HRH The Duke of Edinburgh Opens State-of-the-Art Marine Building (UK)
HRH The Duke of Edinburgh publicly unveiled the £19m facility, which contains the country’s most sophisticated wave tank testing facilities, and a state-of-the-art ship simulator used to train the next generation of mariner at the University of Plymouth.
The Duke was also awarded an Honorary Doctorate of Marine Science by the University, in recognition of his decorated career in the Royal Navy.
The visit is the second royal appointment for the University this year after it received the Queen’s Anniversary Prize for Higher and Further Education in February, in respect of its marine and maritime excellence.
It also follows the publication of Dark Seas:The Battle of Cape Matapan by University of Plymouth Press, in which Lord High Admiral HRH The Duke of Edinburgh, in a distinguished foreword, made public for the first time his experiences as a midshipman during World War II.
Professor Wendy Purcell, Vice-Chancellor, said:
“For 150 years, Plymouth University and its antecedent institutions have been conducting marine and maritime research, education and training. With the opening of our Marine Building, we are heralding a new dawn, not just in the development of Plymouth as a leading higher education institution, but for the city, the region and the marine renewable sector, who will be able to use the building’s research and development facilities to catalyse technological breakthroughs.
“It was an honour to welcome HRH The Duke of Edinburgh on this special day, and to pay tribute to his distinguished and decorated career with the award of an Honorary Doctorate of Marine Science.”
HRH The Duke of Edinburgh was given a tour of the building, and had the opportunity to take the wheel of the new ship simulator, which is used in the training of mariners and merchant seaman. He saw a demonstration of the power of the new wave tanks, and then donned his graduation gown to receive his honorary doctorate.
Then, as a large crowd of VIPs and members of the public watched, The Duke formally opened the building by unveiling an inscription cut into a limestone boulder located outside of the building.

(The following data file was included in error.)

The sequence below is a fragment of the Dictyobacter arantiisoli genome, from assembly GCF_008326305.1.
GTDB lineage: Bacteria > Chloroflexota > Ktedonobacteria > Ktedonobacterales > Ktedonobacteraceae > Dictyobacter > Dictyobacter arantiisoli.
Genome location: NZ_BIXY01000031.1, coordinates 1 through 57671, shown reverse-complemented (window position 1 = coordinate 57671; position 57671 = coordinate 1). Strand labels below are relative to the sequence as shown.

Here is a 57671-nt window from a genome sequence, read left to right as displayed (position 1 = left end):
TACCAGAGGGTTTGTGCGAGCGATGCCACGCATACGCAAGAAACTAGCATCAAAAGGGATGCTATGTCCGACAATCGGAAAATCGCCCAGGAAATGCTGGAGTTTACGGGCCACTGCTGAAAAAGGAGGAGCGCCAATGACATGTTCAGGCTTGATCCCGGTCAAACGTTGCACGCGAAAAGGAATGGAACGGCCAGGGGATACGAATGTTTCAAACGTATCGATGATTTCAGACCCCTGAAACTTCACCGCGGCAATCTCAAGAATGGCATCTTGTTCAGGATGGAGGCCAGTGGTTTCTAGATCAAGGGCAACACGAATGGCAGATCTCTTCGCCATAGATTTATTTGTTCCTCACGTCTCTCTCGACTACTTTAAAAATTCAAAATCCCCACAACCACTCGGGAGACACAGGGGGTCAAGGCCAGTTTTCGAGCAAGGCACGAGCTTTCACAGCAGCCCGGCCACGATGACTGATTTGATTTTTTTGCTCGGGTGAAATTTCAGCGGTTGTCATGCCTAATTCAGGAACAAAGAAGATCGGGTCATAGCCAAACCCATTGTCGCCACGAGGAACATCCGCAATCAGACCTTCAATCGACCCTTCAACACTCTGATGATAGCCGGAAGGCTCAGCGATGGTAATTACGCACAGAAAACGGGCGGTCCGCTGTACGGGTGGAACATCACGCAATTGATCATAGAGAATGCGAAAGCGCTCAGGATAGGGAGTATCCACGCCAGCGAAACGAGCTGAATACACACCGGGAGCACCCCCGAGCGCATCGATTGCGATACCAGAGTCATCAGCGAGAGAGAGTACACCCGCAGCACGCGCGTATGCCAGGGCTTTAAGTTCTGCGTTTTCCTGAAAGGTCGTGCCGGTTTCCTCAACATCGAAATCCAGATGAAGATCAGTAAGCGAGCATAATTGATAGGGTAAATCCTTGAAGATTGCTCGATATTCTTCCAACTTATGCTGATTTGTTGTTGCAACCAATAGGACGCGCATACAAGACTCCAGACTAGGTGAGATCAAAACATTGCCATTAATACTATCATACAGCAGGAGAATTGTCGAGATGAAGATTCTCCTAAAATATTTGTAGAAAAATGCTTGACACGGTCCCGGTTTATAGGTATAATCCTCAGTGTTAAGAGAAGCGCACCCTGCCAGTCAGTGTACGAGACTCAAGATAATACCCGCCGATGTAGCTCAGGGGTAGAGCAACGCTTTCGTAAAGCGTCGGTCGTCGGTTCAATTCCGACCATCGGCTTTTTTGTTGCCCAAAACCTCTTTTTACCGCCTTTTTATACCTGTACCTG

The centre-piece of the Marine Building are the Coastal Ocean and Sediment Transport (COaST) laboratories, home to a number of wave tanks and flumes, where engineers will be able to test devices using different simulated conditions, thanks to wave, current and wind-generation technology.
The building also houses the Marine Navigation Centre, with a full mission bridge simulator to enable students to ‘pilot’ a huge variety of vessels – from super tankers to yachts – in a range of international destinations, complete with an electronic chart suite. Rounding off the facility is a business incubation centre for companies working in the marine renewable and engineering sector.
The facility will also be home to the University’s Marine Institute, which boasts the broadest research portfolio in Europe, covering almost every major sea-related discipline including oceanography, hydrography, marine biology and coastal ecology, as well as engineering, shipping, and professional development for the navigation industry.
Professor Martin Attrill, Director of the Marine Institute, said:
“Our researchers and scientists are working across the globe on issues relevant to the health of our seas – from acidification and its consequences for sea-life, to coastal erosion, flood risk and the impact of renewable energy technologies upon the environment.
“This remarkable facility will provide a world-class platform to support and extend the work we do.”
Press release, November 2, 2012; Image: University of Plymouth